Lost Sock Memorial Day
When : Always May 9th
Lost Sock Memorial Day recognizes your drawer full of unmatched socks. Each unmatched sock represents a missing sock. We never throw away our unmatched socks. After all, it may show up someday.
On Lost Sock Memorial Day, we suggest you spend a little time (as little as possible) searching for those missing socks. After a (very) brief search, and in good "Memorial" spirit, spend a minute reflecting upon how warm and comforting the missing socks were on your stinky toes. Then, by all means, get on with your life.
We encourage you to use this special day, to toss out all of your unmatched socks. Let's face it, you're never gonna find the missing one.
Origin of Lost Sock Memorial Day:
Despite exhaustive (tee,hee) research, we found no one who was brave enough to claim responsibility for starting this wonderful day of remembrance.
This Day in History May 9th
Thomas Blood, disguised as a clergyman, attempts to steal England's Crown Jewels from the Tower of London. (1671)
The Siege of Fort Detroit begins during Pontiac's War against British forces. (1763)
A magnitude 8.8 earthquake off the coast of Peru kills 2,541, including some as far away as Hawaii and Japan. (1877)
Buffalo Bill Cody's Wild West Show opens in London. (1887)
The steam locomotive City of Truro becomes the first steam engine in Europe to exceed 100 mph (160 km/h). (1904)
World War I: Second Battle of Artois between German and French forces. (1915)
World War I: Germans repel the British's second attempt to blockade the port of Ostend, Belgium. (1918)
Admiral Richard E. Byrd and Floyd Bennett claim to have flown over the North Pole (later discovery of Byrd's diary appears to cast some doubt on the claim.) (1926)
World War II: The German submarine U-110 is captured by the Royal Navy. On board is the latest Enigma cryptography machine which Allied cryptographers later use to break coded German messages. (1941)
Holocaust: The SS murders 588 Jewish residents of the Podolian town of Zinkiv (Khmelnytska oblast, Ukraine). The Zoludek Ghetto (in Belarus) is destroyed and all its inhabitants murdered or deported. (1942)
World War II: Ratification in Berlin-Karlshorst of the German unconditional surrender of May 8 in Rheims, France, with the signatures of Marshal Georgy Zhukov for the Soviet Union, and for the Western Headquarters Sir Arthur Tedder, British Air Marshal and Eisenhower's deputy, and for the German side of Colonel-General Hans-Jürgen Stumpff as the representative of the Luftwaffe, Field Marshal Wilhelm Keitel as the Chief of Staff of OKW, and Admiral Hans-Georg von Friedeburg as Commander-in-Chief of the Kriegsmarine. (1945)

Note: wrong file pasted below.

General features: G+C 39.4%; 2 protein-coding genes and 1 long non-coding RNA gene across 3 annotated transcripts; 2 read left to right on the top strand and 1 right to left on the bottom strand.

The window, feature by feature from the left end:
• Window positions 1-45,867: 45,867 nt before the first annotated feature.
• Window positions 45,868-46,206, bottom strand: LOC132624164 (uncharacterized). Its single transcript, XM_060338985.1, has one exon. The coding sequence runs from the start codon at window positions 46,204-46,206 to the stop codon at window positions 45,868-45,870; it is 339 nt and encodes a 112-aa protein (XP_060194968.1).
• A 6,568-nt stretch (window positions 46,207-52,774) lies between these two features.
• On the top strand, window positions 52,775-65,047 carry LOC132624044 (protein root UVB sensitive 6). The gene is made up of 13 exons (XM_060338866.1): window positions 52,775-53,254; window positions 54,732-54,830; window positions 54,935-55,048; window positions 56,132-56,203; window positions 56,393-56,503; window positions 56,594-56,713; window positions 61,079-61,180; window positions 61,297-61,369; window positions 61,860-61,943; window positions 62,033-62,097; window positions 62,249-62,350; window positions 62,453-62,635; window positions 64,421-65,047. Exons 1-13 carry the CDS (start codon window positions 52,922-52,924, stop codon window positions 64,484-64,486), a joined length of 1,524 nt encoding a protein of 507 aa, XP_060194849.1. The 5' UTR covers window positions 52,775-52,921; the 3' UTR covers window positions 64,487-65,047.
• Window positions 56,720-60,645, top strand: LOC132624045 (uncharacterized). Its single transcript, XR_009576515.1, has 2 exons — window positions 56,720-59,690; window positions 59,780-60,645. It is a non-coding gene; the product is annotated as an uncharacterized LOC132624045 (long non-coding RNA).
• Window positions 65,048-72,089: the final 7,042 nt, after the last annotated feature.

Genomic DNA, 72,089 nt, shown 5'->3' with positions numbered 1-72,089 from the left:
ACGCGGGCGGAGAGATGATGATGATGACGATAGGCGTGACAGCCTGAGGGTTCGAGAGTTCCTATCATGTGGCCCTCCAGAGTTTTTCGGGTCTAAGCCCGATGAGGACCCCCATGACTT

World War II: The Channel Islands are liberated by the British after five years of German occupation. (1945)
Rainier III of Monaco becomes Prince of Monaco. (1949)
Robert Schuman presents his proposal on the creation of an organized Europe, which according to him was indispensable to the maintenance of peaceful relations. This proposal, known as the "Schuman declaration", is considered by some people to be the beginning of the creation of what is now the European Union. (1950)
The Food and Drug Administration announces it will approve birth control as an additional indication for Searle's Enovid, making Enovid the world's first approved oral contraceptive pill. (1960)
Jim Gentile of the Baltimore Orioles becomes the first player in baseball history to hit grand slams in consecutive innings. (1961)
Ngo Dinh Can, de facto ruler of central Vietnam under his brother President Ngo Dinh Diem before the family's toppling, is executed. (1964)
Vietnam War: In Washington, D.C., 75,000 to 100,000 war protesters demonstrate in front of the White House. (1970)
Watergate Scandal: The United States House of Representatives Judiciary Committee opens formal and public impeachment hearings against President Richard Nixon. (1974)
Iranian Jewish businessman Habib Elghanian is executed by firing squad in Tehran, prompting the mass exodus of the once 100,000 member strong Jewish community of Iran. (1979)
In Florida, Liberian freighter MV Summit Venture collides with the Sunshine Skyway Bridge over Tampa Bay, making a 1,400-ft. section of the southbound span collapse. 35 people in six cars and a Greyhound bus fall 150 ft. into the water and die. (1980)
In Norco, California, five masked gunmen hold up a Security Pacific bank, leading to a violent shoot-out and one of the largest pursuits in California history. Two of the gunmen and one police officer are killed and thirty-three police and civilian vehicles are destroyed in the chase. (1980)
In Ghana 129 football fans die in what became known as the Accra Sports Stadium disaster. The deaths are caused by a stampede (caused by the firing of teargas by police personnel at the stadium) that followed a controversial decision by the referee. (2001)
The 38-day stand-off in the Church of the Nativity in Bethlehem comes to an end when the Palestinians inside agree to have 13 suspected terrorists among them deported to several different countries. (2002)